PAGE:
Over and over the judge rejigged a question for Rai's sake as if he was helping someone severely mentally challenged. "Samay puch rahein hai (he is asking the time)", Judge Jagdale would say, pointing to a watch "like for instance it is 4 o';clock now", smiling, his moustache bristling.

His humour is subtle and elegant.

Sometimes while dictating the answer to the poker-faced lady court stenographer, who sits in front of a large screen to his left, the judge had already assumed that Rai "cannot recollect" before Rai could say it himself.

At which point Pasbola would ask very politely, but pointedly confused, cocking a brow, "But sir what did he say?"

Judge Jagdale would look towards Rai. Right on cue Rai would confidently declare "Yaad nahin."

The biggest development till date?

Rai, it appeared Monday, was finally learning a teeny eensie-weensie bit about time!

Because court testimonies and cross questioning depend so much these days on mobile records -- the defence lawyers all have pages and pages of cell phone records in front of them.

As Rai evidently received a lot of calls and made them too, from Indrani, Kajal, Indrani's secretary, Mekhail Bora, Indrani's son, and his ex INX buddies, time is essential. As is geography.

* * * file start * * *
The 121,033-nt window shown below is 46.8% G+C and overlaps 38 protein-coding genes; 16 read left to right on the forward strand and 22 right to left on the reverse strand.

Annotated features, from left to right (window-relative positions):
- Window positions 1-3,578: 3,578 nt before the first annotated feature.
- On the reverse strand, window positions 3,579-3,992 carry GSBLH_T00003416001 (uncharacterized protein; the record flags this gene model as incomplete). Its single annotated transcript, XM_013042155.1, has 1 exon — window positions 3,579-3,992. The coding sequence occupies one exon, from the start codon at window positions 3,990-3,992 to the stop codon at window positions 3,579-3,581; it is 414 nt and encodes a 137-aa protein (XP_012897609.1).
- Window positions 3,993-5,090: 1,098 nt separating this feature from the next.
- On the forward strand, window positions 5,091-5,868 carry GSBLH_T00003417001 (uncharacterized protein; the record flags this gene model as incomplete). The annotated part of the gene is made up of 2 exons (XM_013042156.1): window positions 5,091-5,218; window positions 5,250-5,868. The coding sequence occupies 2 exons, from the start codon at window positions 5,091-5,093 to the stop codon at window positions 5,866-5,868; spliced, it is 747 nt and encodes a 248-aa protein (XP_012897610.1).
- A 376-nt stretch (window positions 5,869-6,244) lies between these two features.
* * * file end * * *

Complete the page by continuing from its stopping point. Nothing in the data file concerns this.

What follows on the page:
Hence, at least 20 questions each court date from Pasbola are asking Rai about what time of day he was doing so-and-so activity.

"Kya time tha?" "Kitna baje?" that could trip Rai up later.

Till Monday Rai had been skipping along gleefully. The driver's emblematic, trip-proof answers, earlier, were a smooth "Subah ka time tha (it was morning)" or an easy-going, goof off "shyam ka time (it was evening )", always denying that he could state the exact hour.

When pushed by Pasbola for more exactitude, previously, he was invariably defended loyally by the CBI prosecutors, the way a nanny defends her charge.

"But he is saying the time," CBI Prosecutor Kavita Patil would jump in to add, implying that to say morning or evening is a good enough time estimate, perhaps in some alternate world.